Former prime minister Scott Morrison secretly made himself minister for five portfolios in 2020 and 2021.
Current Prime Minister Anthony Albanese initially described the claims as "unprecedented" and "weird". After being brief on the details, he expanded that to accused Mr Morrison of "extraordinary and unprecedented trashing of the Australian democracy", and of deliberately undermining the principles of the Westminster system.
Some ministers under Mr Morrison have even said they were unaware of the appointments, which were never made public.
But what has Mr Morrison been accused of, who knew about it and will there be legal repercussions?
What did Morrison do?
Former prime minister Scott Morrison has been accused of swearing himself in as resources minister in 2020, and as finance and health minister in 2021. It's since emerged he also took on the Home Affairs and Treasury portfolios, too.
The Australian reported that Mr Morrison was appointed health minister alongside Greg Hunt in March 2020 by Governor-General David Hurley.
A book by News Corp journalists Simon Benson and Geoff Chambers, called Plagued, claimed Mr Morrison took control in case Mr Hunt contracted COVID.
"I trust you mate, but I'm swearing myself in as health minister too," Mr Morrison is reported as telling Mr Hunt.
IN OTHER NEWS:
He was also apparently sworn-in as finance minister.
But Mathias Cormann, who held the portfolio, claimed he only found that out over the weekend, along with the rest of Australia. Karen Andrews, who was home affairs minister, was also surprised by the news. She is calling on Mr Morrison to quit parliament.
Mr Morrison was also sworn-in as resources minister on April 15 last year, The Australian reported.
Eleven months later, in December 2021, Mr Morrison apparently took steps to cancel a controversial NSW oil and gas project.
This is apparently when then-resources minister Keith Pitt was first told the prime minister was also the second resources minister.
He appointed himself to the treasury portfolio just five days before the 2021 budget, and become joint Finance Minister on the same day the Jobkeeper wage subsidy was announced at the start of the pandemic.
Mr Morrison was covertly given power over the Home Affairs Department on May 6, 2021
Was it legal?
It is not uncommon for a minister to take responsibilities over another portfolio, usually as a temporary agreement, with a clear beginning and end date and time.
This will often occur when one minister is away on holiday and it allows the other to take any important action in their absence.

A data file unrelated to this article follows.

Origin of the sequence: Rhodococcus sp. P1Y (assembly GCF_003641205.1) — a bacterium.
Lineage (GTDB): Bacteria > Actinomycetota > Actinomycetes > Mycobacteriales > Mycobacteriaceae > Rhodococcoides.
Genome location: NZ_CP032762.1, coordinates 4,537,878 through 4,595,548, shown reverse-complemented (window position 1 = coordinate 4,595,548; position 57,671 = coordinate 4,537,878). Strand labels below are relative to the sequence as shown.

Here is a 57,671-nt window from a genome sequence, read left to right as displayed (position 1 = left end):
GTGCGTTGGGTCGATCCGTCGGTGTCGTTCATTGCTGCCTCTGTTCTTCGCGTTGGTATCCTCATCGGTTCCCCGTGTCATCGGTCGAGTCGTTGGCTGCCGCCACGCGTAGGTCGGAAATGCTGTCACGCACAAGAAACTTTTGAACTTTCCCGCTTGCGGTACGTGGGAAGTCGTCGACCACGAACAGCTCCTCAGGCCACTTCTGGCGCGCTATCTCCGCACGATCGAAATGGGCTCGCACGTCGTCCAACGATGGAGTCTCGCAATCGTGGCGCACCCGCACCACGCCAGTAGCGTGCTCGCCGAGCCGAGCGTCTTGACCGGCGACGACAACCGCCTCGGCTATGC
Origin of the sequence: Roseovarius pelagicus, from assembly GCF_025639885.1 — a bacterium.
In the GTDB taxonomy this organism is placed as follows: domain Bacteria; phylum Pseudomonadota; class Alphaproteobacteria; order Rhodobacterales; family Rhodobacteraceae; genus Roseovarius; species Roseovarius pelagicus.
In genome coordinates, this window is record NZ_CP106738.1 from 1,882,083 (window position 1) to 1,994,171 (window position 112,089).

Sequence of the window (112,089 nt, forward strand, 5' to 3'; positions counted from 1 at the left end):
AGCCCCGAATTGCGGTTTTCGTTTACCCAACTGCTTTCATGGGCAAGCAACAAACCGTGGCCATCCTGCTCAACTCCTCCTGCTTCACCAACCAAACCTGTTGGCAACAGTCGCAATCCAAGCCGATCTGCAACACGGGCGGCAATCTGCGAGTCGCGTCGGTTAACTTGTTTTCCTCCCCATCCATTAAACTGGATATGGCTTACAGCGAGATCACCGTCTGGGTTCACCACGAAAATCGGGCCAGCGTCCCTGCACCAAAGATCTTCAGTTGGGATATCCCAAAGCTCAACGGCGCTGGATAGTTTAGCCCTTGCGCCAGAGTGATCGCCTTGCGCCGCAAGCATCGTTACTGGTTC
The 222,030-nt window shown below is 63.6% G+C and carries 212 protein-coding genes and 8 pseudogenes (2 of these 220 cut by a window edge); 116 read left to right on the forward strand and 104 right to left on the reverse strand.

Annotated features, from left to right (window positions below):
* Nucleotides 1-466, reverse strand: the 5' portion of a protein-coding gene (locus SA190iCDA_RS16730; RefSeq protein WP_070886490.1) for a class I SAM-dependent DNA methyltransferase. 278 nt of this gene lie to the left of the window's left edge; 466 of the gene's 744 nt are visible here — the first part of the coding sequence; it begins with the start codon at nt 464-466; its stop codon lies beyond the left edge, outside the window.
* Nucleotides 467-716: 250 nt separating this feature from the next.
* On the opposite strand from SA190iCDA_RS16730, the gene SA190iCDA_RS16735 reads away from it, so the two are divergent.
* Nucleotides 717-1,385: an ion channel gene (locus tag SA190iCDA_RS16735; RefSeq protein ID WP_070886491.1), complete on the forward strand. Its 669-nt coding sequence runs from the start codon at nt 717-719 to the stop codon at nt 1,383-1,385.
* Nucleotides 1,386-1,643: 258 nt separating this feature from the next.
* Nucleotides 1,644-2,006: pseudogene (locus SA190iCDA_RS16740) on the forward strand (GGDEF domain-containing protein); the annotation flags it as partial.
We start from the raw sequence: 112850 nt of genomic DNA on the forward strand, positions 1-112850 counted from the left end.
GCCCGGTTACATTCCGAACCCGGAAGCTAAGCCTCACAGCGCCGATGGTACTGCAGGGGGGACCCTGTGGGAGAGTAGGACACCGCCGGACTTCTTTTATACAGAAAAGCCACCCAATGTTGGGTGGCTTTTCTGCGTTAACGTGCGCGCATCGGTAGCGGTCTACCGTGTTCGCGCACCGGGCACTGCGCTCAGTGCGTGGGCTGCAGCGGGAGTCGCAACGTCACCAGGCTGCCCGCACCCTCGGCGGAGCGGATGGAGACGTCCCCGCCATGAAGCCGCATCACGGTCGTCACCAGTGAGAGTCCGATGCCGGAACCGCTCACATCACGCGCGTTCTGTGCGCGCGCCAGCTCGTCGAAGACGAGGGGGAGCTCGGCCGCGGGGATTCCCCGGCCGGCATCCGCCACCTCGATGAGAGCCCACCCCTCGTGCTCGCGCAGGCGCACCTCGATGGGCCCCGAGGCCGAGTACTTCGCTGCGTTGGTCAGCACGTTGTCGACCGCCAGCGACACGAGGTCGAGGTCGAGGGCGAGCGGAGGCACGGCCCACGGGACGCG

There is not a swearing-in ceremony when this happens.
According to the Governor-General, each appointment was legal.
A spokesperson for Mr Hurley said they were made "consistently with section 64 of the Constitution".
"It is not uncommon for ministers to be appointed to administer departments other than their portfolio responsibility," he said.
"These appointments do not require a swearing-in ceremony - the Governor-General signs an administrative instrument on the advice of the prime minister."
Who knew and who didn't?
Barnaby Joyce, who was deputy prime minister from June 2021 until the end of Morrison's tenure, said he knew about the appointments.
"I found out about it, and I disagree with it. I believe in a cabinet system of government where ministers are responsible for their own portfolio," he told Sunrise on Monday.
The book Plagued also claims former Attorney-General Christian Porter helped Mr Morrison take on the additional portfolios in a "secret plan".
Nationals leader David Littleproud, who served as Minister for Agriculture, Drought and Emergency Management under Morrison, told the ABC he was not aware.
"These were decisions of Scott Morrison and I don't agree with them," he said.
Prime Minister Anthony Albanese has also insinuated journalists Simon Benson and Geoff Chambers may also have been aware of the appointments.
"It's not as if the journalists who had written about some of this weren't in close contact with the government from time to time," he said.
Current Liberal leader Peter Dutton said he read about the appointments in the paper.
"Obviously the then prime minister had his reasons," he said.
"It was not a decision I was party to or was aware of."
Ms Andrews said she did not know, and the Australian is reporting former treasurer Josh Frydenberg also did not know.
What happens next?
Prime Minister Anthony Albanese is seeking legal advice over the accusations. He expects to receive advice from the solicitor-general on Mr Morrison's use of the "extraordinary powers" next Monday.